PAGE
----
PC: Yes, the program includes many papers by leading researchers, covering different topics related to GVCs (e.g. production networks, firm organization, implications for trade policy and macro policies) and span across different fields (e.g. international trade, development, Industrial organization, international macro). I am looking forward to each presentation and I think that their combination will be particularly interesting.


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Daria Taglioni and Paola Conconi, organizers of the First Conference on Global Value Chains, Trade and Development 


" We need new theoretical models, better data, and careful empirical studies to understand the implications of the global fragmentation of production for governments’ policies and firms’ decisions. I am confident that the launching conference of the network will be a first step in this direction.  "

Paola Conconi

Professor of Economics at the Université libre de Bruxelles (ECARES)

How do these approaches and this new body of research help the Bank Group and CEPR reach their organization’s goals?

DT: In line with its global strategy for trade and competitiveness, the World Bank Group (WBG) supports developing countries’ efforts to connect to GVCs to produce more and better jobs, greater opportunities for domestic suppliers, increased exports, and higher productivity. To support the WBG’s engagement on the important trade and development issue that GVCs represent, the Trade and Competitiveness Global Practice has established a Global Solutions Group on GVCs and a Community of Practice with over 180 affiliated members from across the WBG. Joining forces with the CEPR will allow us to delve deeper in the economic foundations of this topic and to foster rigorous analysis into the many facets of GVC participation across all areas of relevance: from sourcing practices to export performance and production costs to technology and skill adoption, managerial practices, work conditions and standards. We believe that this collaboration offers an invaluable way to understand and inform strategy on how to leverage GVC participation for development.

PC: As I mentioned earlier, the goal of the CEPR network is to stimulate research and address many key questions raised by the emergence of GVCs. The objective is also to foster debate with governments and the private sector, to better inform policy choices and firms’ decisions.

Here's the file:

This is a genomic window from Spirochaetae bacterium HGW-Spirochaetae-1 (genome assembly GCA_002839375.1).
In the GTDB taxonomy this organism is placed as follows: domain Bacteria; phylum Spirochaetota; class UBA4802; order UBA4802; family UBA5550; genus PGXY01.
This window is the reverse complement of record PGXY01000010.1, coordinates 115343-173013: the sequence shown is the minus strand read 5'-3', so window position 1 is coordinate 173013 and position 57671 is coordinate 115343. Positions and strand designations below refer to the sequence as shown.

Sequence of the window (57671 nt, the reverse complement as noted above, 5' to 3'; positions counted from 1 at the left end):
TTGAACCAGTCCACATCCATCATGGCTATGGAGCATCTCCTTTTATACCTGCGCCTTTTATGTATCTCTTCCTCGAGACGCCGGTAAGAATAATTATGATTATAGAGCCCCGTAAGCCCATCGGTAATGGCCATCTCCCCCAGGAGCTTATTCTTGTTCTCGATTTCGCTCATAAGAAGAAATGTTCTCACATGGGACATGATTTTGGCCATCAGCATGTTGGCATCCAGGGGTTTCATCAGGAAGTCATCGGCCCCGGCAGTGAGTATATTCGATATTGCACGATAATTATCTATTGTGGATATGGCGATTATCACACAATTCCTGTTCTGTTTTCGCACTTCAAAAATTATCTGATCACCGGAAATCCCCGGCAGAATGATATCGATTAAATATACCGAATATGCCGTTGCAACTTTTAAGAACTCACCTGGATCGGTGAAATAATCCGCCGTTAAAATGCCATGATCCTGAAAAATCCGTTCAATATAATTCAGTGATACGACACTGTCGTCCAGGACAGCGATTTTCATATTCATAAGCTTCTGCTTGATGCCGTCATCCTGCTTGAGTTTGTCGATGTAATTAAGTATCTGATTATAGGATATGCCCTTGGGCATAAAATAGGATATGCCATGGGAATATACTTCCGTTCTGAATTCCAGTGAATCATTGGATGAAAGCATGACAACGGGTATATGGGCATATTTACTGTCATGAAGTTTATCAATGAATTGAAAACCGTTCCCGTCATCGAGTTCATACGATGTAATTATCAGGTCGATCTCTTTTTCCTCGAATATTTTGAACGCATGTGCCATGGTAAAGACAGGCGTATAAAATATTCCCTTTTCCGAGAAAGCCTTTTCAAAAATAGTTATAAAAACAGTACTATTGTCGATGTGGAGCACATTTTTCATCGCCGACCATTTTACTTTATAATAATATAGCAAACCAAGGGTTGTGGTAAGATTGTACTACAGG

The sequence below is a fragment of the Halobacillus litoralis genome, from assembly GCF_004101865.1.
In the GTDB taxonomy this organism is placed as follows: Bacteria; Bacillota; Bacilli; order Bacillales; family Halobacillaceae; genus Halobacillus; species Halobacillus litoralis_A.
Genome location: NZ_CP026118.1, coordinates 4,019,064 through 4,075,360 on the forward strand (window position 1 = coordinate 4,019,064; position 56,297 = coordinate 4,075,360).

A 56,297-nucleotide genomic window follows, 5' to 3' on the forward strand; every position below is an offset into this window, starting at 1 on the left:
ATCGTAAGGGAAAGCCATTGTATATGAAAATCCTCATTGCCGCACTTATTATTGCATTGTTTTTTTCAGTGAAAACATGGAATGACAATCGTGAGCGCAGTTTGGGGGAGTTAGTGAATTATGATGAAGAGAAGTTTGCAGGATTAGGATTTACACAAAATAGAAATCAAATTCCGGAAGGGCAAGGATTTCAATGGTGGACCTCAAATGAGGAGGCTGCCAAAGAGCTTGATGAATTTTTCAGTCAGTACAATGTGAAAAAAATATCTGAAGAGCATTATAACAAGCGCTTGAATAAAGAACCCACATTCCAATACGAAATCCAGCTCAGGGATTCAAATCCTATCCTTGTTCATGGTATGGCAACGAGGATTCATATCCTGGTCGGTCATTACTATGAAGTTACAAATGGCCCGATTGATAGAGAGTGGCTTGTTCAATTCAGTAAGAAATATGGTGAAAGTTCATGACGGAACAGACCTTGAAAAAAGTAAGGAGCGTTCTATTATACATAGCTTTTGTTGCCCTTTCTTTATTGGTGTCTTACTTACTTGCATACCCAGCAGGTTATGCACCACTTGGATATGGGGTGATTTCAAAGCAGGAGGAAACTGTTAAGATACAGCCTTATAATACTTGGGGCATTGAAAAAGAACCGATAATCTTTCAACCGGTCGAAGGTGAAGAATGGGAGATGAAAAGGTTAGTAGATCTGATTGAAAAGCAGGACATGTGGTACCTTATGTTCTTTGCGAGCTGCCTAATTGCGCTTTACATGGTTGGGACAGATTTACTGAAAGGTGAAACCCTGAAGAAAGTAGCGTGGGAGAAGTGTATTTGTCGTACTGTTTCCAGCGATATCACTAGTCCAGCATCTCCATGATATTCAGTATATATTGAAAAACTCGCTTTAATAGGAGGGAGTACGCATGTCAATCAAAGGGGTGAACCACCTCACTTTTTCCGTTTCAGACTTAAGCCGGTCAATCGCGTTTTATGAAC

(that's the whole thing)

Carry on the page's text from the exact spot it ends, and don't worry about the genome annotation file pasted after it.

What are one or two of the biggest emerging challenges on the horizon for GVC participation?

DT: From a development perspective, the challenge is to keep GVCs open and inclusive. In this respect we need to pay close attention to two key areas at least: how the digitalization of production is shaping the next-generation of GVCs and what this means for economic growth and jobs; and how regulations and regulatory regimes may determine where firms locate and therefore determine both the geography of GVC participation and differences in growth opportunities across countries.

PC: One of the challenges comes from the existence of many policies—and in particular many non-tariff barriers (NTBs)—which hinder the effectiveness of GVCs and distort sourcing decisions. Several of the papers that will be presented at the conference illustrate how NTBs can distort trade in intermediate goods.

The First Conference on Global Value Chains, Trade and Development will be held March 30 – 31, 2016 at the World Bank Group headquarters in Washington, D.C. A livestream will be available on the days of the event. 

A call for papers will be launched for the second conference, which will take place in Geneva, Switzerland from September 22-23, 2016.